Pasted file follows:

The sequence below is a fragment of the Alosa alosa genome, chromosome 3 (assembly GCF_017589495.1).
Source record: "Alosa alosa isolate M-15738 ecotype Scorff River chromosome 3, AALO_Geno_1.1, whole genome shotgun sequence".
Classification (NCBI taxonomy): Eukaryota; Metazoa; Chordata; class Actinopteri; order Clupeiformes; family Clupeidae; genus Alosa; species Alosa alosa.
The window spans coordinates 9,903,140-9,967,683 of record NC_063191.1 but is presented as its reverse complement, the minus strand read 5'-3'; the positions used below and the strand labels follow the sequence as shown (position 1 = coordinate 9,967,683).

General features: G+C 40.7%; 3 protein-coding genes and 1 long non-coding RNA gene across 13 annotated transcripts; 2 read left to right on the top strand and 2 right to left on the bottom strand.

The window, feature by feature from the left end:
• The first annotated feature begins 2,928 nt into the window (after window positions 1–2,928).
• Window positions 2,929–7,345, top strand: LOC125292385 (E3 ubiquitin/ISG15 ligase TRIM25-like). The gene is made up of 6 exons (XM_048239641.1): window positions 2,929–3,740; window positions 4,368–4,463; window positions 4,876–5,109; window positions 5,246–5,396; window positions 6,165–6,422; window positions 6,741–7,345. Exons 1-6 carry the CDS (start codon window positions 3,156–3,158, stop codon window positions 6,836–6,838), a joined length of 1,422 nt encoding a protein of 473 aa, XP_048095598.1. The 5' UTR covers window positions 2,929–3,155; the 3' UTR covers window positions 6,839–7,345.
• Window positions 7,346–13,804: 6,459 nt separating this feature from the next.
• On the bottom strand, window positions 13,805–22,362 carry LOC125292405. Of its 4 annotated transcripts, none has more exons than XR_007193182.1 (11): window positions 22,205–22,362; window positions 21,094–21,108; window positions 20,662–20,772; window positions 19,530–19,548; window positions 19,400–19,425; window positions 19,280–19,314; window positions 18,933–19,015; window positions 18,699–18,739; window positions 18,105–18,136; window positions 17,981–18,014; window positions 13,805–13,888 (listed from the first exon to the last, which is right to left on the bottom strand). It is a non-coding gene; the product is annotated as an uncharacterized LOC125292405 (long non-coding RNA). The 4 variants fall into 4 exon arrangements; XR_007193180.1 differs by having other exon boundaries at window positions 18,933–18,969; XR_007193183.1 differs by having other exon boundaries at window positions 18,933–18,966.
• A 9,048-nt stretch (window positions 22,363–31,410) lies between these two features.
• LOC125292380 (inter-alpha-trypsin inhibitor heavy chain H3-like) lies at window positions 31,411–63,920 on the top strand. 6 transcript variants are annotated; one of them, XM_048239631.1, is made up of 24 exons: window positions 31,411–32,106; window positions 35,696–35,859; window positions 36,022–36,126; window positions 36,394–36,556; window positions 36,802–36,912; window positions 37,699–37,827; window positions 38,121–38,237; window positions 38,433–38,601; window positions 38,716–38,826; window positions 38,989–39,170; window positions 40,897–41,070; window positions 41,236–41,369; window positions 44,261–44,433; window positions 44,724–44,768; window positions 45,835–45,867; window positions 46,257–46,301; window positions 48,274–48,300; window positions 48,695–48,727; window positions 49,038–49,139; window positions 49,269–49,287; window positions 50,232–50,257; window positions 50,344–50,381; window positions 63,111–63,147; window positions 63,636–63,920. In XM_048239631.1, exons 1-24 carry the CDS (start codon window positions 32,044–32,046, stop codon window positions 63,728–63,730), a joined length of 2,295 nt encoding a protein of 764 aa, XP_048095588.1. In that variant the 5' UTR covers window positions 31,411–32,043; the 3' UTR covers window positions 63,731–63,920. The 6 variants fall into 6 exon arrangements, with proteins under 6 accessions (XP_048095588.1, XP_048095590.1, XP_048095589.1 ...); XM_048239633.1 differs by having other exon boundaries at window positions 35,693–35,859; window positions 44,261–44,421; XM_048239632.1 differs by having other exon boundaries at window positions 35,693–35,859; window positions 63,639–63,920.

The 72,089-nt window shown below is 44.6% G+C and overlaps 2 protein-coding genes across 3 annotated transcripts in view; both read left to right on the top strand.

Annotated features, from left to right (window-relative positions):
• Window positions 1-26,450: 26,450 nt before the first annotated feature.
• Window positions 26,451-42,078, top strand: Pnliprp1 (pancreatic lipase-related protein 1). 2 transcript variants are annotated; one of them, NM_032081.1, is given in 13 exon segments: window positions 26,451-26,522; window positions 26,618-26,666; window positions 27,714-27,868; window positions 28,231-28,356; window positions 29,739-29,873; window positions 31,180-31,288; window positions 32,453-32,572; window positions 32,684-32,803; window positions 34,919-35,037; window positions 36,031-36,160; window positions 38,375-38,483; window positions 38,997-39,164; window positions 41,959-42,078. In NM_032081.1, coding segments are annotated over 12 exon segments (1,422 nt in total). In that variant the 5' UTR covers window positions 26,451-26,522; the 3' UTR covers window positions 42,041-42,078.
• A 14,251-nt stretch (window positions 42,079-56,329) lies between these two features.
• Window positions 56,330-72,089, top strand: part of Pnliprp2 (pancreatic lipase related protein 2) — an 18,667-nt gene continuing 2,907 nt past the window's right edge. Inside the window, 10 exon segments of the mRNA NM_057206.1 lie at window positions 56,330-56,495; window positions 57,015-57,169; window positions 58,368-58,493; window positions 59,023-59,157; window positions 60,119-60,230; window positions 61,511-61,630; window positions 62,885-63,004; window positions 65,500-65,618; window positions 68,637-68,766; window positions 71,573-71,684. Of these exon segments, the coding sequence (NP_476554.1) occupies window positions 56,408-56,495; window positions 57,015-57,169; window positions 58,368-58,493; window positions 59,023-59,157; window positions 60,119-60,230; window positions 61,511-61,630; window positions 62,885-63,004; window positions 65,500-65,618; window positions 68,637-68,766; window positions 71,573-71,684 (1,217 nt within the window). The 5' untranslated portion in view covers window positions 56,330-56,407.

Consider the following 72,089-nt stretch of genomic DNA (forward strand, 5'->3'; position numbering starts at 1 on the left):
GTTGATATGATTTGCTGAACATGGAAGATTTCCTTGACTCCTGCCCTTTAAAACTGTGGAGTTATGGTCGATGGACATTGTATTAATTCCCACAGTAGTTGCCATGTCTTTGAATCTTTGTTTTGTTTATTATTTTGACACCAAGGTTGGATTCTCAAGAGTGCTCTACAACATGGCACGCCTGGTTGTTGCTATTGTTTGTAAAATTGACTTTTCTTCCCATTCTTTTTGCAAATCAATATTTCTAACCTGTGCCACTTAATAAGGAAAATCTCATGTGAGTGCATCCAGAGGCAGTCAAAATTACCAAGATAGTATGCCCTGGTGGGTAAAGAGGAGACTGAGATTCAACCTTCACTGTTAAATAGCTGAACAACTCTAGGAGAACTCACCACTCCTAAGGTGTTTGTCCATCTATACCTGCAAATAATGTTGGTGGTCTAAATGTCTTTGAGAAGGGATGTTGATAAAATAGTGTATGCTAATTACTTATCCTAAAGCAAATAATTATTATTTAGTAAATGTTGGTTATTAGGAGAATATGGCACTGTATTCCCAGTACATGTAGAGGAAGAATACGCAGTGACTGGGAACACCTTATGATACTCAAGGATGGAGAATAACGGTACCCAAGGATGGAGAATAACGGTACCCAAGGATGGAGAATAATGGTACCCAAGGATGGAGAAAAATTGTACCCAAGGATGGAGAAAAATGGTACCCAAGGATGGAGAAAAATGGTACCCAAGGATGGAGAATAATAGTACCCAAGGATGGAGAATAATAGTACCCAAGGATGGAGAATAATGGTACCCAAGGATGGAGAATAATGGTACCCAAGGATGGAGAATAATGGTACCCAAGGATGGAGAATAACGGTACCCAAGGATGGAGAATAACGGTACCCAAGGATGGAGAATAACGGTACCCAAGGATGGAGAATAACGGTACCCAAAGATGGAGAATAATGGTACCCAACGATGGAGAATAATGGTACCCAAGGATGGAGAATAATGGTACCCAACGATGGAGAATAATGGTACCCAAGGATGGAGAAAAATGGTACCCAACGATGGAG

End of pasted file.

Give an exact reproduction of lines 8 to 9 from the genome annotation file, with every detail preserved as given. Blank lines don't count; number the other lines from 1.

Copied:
• Window positions 2,929–7,345, top strand: LOC125292385 (E3 ubiquitin/ISG15 ligase TRIM25-like). The gene is made up of 6 exons (XM_048239641.1): window positions 2,929–3,740; window positions 4,368–4,463; window positions 4,876–5,109; window positions 5,246–5,396; window positions 6,165–6,422; window positions 6,741–7,345. Exons 1-6 carry the CDS (start codon window positions 3,156–3,158, stop codon window positions 6,836–6,838), a joined length of 1,422 nt encoding a protein of 473 aa, XP_048095598.1. The 5' UTR covers window positions 2,929–3,155; the 3' UTR covers window positions 6,839–7,345.
• Window positions 7,346–13,804: 6,459 nt separating this feature from the next.